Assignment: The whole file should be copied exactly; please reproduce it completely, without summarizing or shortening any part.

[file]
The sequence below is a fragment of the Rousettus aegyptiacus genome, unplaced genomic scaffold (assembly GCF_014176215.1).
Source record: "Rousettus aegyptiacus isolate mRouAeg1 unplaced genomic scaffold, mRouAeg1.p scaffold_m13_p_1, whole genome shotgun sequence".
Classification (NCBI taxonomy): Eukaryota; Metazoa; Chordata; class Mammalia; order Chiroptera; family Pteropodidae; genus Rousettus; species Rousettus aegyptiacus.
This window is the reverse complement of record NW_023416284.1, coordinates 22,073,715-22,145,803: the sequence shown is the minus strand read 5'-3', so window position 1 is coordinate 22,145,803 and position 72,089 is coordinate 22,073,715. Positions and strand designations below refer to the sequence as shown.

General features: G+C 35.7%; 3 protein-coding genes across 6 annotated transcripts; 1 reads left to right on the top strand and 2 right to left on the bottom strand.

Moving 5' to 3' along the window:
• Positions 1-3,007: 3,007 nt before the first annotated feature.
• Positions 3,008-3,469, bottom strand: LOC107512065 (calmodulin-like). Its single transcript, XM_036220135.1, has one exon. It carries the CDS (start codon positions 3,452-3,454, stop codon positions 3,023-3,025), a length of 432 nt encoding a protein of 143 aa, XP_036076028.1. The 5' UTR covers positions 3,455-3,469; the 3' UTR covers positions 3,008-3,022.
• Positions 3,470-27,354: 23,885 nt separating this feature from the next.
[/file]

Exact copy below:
The sequence below is a fragment of the Rousettus aegyptiacus genome, unplaced genomic scaffold (assembly GCF_014176215.1).
Source record: "Rousettus aegyptiacus isolate mRouAeg1 unplaced genomic scaffold, mRouAeg1.p scaffold_m13_p_1, whole genome shotgun sequence".
Classification (NCBI taxonomy): Eukaryota; Metazoa; Chordata; class Mammalia; order Chiroptera; family Pteropodidae; genus Rousettus; species Rousettus aegyptiacus.
This window is the reverse complement of record NW_023416284.1, coordinates 22,073,715-22,145,803: the sequence shown is the minus strand read 5'-3', so window position 1 is coordinate 22,145,803 and position 72,089 is coordinate 22,073,715. Positions and strand designations below refer to the sequence as shown.

General features: G+C 35.7%; 3 protein-coding genes across 6 annotated transcripts; 1 reads left to right on the top strand and 2 right to left on the bottom strand.

Moving 5' to 3' along the window:
• Positions 1-3,007: 3,007 nt before the first annotated feature.
• Positions 3,008-3,469, bottom strand: LOC107512065 (calmodulin-like). Its single transcript, XM_036220135.1, has one exon. It carries the CDS (start codon positions 3,452-3,454, stop codon positions 3,023-3,025), a length of 432 nt encoding a protein of 143 aa, XP_036076028.1. The 5' UTR covers positions 3,455-3,469; the 3' UTR covers positions 3,008-3,022.
• Positions 3,470-27,354: 23,885 nt separating this feature from the next.